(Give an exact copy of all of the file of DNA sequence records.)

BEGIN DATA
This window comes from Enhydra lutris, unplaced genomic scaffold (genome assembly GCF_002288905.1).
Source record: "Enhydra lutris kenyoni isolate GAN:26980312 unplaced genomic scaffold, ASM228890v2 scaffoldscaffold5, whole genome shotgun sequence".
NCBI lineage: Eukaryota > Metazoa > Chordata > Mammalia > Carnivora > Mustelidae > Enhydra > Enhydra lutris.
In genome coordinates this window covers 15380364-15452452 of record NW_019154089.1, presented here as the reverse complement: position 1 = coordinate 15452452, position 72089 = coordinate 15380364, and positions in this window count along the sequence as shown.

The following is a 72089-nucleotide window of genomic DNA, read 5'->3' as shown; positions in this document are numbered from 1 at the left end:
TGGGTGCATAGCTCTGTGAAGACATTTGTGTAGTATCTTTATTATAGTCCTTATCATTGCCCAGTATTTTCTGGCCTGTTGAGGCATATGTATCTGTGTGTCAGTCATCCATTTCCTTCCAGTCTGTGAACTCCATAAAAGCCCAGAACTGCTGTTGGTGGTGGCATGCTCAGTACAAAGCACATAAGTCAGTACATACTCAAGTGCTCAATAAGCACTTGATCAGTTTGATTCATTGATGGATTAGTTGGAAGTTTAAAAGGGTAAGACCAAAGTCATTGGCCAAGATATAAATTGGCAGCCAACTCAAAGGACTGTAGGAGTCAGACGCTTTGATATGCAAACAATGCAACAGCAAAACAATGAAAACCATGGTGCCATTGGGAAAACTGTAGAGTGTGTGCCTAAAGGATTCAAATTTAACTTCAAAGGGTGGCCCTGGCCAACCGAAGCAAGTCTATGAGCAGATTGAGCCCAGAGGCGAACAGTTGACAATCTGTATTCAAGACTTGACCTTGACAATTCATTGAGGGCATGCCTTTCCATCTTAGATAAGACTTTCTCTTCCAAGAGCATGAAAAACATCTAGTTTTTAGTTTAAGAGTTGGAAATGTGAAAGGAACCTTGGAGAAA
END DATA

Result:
This window comes from Enhydra lutris, unplaced genomic scaffold (genome assembly GCF_002288905.1).
Source record: "Enhydra lutris kenyoni isolate GAN:26980312 unplaced genomic scaffold, ASM228890v2 scaffoldscaffold5, whole genome shotgun sequence".
NCBI lineage: Eukaryota > Metazoa > Chordata > Mammalia > Carnivora > Mustelidae > Enhydra > Enhydra lutris.
In genome coordinates this window covers 15380364-15452452 of record NW_019154089.1, presented here as the reverse complement: position 1 = coordinate 15452452, position 72089 = coordinate 15380364, and positions in this window count along the sequence as shown.

The following is a 72089-nucleotide window of genomic DNA, read 5'->3' as shown; positions in this document are numbered from 1 at the left end:
TGGGTGCATAGCTCTGTGAAGACATTTGTGTAGTATCTTTATTATAGTCCTTATCATTGCCCAGTATTTTCTGGCCTGTTGAGGCATATGTATCTGTGTGTCAGTCATCCATTTCCTTCCAGTCTGTGAACTCCATAAAAGCCCAGAACTGCTGTTGGTGGTGGCATGCTCAGTACAAAGCACATAAGTCAGTACATACTCAAGTGCTCAATAAGCACTTGATCAGTTTGATTCATTGATGGATTAGTTGGAAGTTTAAAAGGGTAAGACCAAAGTCATTGGCCAAGATATAAATTGGCAGCCAACTCAAAGGACTGTAGGAGTCAGACGCTTTGATATGCAAACAATGCAACAGCAAAACAATGAAAACCATGGTGCCATTGGGAAAACTGTAGAGTGTGTGCCTAAAGGATTCAAATTTAACTTCAAAGGGTGGCCCTGGCCAACCGAAGCAAGTCTATGAGCAGATTGAGCCCAGAGGCGAACAGTTGACAATCTGTATTCAAGACTTGACCTTGACAATTCATTGAGGGCATGCCTTTCCATCTTAGATAAGACTTTCTCTTCCAAGAGCATGAAAAACATCTAGTTTTTAGTTTAAGAGTTGGAAATGTGAAAGGAACCTTGGAGAAA